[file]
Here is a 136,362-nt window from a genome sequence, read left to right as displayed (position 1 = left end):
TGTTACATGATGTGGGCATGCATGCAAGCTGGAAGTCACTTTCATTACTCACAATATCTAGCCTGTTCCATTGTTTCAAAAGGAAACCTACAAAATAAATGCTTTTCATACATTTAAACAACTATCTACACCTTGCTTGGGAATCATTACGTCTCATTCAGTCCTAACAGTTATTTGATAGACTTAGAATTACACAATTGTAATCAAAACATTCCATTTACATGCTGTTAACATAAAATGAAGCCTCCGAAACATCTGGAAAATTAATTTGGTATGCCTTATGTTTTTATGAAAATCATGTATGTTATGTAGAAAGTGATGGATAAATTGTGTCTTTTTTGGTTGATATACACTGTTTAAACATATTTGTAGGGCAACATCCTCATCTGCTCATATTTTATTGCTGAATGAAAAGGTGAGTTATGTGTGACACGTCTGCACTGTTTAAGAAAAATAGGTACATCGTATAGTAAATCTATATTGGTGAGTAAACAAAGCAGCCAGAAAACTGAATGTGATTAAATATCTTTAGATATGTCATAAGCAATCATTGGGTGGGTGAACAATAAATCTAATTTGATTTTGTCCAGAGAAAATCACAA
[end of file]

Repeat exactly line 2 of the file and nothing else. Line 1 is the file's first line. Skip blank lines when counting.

TGTTACATGATGTGGGCATGCATGCAAGCTGGAAGTCACTTTCATTACTCACAATATCTAGCCTGTTCCATTGTTTCAAAAGGAAACCTACAAAATAAATGCTTTTCATACATTTAAACAACTATCTACACCTTGCTTGGGAATCATTACGTCTCATTCAGTCCTAACAGTTATTTGATAGACTTAGAATTACACAATTGTAATCAAAACATTCCATTTACATGCTGTTAACATAAAATGAAGCCTCCGAAACATCTGGAAAATTAATTTGGTATGCCTTATGTTTTTATGAAAATCATGTATGTTATGTAGAAAGTGATGGATAAATTGTGTCTTTTTTGGTTGATATACACTGTTTAAACATATTTGTAGGGCAACATCCTCATCTGCTCATATTTTATTGCTGAATGAAAAGGTGAGTTATGTGTGACACGTCTGCACTGTTTAAGAAAAATAGGTACATCGTATAGTAAATCTATATTGGTGAGTAAACAAAGCAGCCAGAAAACTGAATGTGATTAAATATCTTTAGATATGTCATAAGCAATCATTGGGTGGGTGAACAATAAATCTAATTTGATTTTGTCCAGAGAAAATCACAA